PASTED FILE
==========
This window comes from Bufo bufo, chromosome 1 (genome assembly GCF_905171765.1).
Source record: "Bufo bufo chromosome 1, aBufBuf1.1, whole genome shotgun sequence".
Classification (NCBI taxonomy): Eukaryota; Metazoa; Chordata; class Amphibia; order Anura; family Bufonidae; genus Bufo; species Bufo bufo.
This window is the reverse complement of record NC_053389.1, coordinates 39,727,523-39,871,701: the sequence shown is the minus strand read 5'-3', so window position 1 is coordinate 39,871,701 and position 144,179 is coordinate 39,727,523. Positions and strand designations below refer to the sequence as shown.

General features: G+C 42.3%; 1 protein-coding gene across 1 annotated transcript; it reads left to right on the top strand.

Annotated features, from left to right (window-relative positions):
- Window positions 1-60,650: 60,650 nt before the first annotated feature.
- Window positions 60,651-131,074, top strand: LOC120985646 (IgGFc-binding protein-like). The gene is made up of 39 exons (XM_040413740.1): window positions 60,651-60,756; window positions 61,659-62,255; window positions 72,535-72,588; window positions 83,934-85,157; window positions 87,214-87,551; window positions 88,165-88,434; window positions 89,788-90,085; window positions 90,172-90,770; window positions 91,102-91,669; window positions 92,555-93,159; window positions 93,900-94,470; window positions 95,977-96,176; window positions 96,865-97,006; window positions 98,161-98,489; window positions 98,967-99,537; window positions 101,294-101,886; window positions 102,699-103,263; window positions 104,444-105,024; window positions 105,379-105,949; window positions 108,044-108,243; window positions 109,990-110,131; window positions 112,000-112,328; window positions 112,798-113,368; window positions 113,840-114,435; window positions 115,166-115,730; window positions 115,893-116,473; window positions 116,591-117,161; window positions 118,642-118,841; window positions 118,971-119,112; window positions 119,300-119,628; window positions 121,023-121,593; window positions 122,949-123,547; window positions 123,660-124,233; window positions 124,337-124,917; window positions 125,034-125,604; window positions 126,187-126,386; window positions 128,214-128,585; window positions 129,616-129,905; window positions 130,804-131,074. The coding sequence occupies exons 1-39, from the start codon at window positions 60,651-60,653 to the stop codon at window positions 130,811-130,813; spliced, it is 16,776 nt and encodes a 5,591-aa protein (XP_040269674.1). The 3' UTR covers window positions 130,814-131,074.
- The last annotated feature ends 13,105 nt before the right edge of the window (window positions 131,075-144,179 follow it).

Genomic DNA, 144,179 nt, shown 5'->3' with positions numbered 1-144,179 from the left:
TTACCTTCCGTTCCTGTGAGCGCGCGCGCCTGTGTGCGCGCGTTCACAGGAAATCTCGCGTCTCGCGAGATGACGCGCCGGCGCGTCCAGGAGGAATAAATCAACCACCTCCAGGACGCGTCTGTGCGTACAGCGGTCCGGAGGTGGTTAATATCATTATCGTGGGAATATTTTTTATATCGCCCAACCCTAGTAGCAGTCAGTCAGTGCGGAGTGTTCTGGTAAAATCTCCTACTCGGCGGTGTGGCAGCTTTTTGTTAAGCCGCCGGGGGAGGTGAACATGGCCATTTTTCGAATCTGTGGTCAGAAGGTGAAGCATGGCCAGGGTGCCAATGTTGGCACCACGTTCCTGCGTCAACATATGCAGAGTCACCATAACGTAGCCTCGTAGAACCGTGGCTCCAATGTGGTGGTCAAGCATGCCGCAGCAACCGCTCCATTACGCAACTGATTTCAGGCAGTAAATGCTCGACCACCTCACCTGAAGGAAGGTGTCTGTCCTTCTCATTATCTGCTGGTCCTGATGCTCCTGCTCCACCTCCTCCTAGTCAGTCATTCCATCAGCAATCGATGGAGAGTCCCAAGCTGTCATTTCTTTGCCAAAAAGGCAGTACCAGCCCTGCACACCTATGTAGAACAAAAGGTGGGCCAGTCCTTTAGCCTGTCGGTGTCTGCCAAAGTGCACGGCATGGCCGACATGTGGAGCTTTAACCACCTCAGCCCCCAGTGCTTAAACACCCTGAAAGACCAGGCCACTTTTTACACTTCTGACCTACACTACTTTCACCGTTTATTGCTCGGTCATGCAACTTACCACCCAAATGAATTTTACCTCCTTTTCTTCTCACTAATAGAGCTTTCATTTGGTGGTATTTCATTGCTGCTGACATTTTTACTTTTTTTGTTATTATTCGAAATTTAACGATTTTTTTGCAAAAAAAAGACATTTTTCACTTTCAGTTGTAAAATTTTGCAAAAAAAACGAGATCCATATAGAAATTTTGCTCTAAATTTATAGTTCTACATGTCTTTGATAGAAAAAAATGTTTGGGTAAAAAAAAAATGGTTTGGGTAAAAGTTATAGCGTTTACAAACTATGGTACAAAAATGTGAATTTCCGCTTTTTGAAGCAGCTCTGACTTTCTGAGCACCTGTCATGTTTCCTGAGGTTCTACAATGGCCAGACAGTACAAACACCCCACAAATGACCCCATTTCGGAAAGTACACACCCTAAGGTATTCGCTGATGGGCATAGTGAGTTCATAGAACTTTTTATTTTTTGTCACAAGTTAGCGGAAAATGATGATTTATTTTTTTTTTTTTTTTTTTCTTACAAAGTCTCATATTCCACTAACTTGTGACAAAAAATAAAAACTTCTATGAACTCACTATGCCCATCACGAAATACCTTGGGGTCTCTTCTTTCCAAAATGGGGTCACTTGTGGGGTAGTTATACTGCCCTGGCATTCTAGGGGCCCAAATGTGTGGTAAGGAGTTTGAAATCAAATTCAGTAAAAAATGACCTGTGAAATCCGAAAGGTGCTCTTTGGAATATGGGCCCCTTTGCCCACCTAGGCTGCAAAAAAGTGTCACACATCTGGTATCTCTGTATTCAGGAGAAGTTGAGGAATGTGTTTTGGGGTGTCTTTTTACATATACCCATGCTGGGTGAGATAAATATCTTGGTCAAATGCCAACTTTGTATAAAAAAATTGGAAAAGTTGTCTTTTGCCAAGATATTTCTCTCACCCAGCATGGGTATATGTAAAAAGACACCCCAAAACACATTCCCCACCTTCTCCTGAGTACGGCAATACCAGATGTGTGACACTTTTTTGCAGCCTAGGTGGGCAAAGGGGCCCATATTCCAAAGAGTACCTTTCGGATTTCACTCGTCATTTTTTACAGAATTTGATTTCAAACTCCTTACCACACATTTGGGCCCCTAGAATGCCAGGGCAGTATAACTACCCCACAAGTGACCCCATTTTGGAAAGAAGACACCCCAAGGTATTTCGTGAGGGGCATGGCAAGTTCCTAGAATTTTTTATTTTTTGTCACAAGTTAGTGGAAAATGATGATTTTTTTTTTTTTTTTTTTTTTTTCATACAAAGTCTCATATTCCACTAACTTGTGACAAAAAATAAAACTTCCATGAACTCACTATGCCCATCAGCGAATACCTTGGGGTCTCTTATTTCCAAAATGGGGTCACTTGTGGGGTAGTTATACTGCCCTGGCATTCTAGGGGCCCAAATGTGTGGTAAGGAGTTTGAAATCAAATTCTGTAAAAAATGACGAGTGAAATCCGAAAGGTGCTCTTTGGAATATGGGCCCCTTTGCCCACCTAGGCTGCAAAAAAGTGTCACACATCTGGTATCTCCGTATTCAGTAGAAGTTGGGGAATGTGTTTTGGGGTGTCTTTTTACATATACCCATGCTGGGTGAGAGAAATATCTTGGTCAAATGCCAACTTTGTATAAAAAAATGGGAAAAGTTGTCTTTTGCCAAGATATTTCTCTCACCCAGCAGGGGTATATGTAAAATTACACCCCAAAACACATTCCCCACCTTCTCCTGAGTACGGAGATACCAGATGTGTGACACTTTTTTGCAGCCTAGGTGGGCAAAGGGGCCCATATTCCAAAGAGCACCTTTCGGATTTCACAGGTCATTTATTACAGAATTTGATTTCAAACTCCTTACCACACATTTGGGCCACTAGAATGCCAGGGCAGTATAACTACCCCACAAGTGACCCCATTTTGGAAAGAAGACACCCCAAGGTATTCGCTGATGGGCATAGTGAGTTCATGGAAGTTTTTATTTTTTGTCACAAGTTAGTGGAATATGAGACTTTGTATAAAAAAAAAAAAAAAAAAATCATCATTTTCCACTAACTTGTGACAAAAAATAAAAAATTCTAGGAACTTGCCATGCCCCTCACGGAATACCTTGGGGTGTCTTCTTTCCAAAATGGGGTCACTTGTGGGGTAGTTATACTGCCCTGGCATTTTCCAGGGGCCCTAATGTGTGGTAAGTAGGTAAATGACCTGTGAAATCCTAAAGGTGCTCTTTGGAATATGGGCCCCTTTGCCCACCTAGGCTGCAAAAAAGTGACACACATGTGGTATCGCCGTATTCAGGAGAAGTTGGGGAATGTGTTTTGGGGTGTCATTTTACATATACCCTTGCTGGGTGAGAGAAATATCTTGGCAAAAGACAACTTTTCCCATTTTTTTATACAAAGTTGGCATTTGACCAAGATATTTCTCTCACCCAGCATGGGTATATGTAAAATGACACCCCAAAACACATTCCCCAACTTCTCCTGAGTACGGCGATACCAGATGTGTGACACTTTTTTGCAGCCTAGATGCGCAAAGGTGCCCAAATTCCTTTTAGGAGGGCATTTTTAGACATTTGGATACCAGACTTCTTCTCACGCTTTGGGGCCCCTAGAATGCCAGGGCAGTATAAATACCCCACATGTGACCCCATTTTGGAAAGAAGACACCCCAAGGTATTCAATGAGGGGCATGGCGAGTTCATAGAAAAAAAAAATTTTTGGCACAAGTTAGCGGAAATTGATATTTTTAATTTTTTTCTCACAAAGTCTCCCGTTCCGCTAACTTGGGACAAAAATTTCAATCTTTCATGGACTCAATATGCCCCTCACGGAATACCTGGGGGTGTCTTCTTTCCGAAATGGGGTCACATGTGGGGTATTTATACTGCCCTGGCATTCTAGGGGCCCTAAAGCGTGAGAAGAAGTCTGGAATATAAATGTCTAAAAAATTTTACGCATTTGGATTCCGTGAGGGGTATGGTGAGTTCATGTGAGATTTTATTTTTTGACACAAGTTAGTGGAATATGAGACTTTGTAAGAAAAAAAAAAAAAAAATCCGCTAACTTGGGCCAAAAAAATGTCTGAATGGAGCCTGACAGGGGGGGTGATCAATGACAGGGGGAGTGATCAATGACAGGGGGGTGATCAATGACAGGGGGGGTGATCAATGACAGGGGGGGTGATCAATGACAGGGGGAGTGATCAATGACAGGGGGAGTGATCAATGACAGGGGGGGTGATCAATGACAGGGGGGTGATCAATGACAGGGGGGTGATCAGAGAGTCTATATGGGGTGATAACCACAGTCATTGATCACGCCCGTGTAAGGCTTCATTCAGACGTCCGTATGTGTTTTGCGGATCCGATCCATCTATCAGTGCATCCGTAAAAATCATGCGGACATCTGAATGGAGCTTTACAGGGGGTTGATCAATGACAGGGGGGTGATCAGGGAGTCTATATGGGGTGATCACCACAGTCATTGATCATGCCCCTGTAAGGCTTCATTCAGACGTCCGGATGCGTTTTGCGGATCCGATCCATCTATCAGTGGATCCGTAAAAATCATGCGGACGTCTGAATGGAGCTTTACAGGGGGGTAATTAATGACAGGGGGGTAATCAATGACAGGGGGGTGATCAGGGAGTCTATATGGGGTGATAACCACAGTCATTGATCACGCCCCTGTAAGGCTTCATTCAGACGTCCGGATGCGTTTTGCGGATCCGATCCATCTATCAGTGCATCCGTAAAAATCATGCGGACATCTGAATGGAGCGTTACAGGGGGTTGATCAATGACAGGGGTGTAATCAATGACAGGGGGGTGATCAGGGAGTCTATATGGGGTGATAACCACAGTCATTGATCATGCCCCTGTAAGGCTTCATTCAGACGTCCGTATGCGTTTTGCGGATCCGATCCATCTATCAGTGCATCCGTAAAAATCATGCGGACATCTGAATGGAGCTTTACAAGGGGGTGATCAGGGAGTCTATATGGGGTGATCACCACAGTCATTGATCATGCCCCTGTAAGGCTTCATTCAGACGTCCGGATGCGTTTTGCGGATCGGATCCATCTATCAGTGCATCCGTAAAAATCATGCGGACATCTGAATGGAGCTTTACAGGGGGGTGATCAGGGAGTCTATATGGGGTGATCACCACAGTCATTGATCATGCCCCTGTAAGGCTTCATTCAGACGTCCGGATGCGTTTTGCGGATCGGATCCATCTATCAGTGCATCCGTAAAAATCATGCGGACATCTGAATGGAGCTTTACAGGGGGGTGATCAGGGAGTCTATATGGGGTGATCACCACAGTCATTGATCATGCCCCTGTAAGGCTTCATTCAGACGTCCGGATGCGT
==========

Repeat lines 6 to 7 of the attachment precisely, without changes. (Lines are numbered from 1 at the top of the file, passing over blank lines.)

Annotated features, from left to right (window-relative positions):
- Window positions 1-60,650: 60,650 nt before the first annotated feature.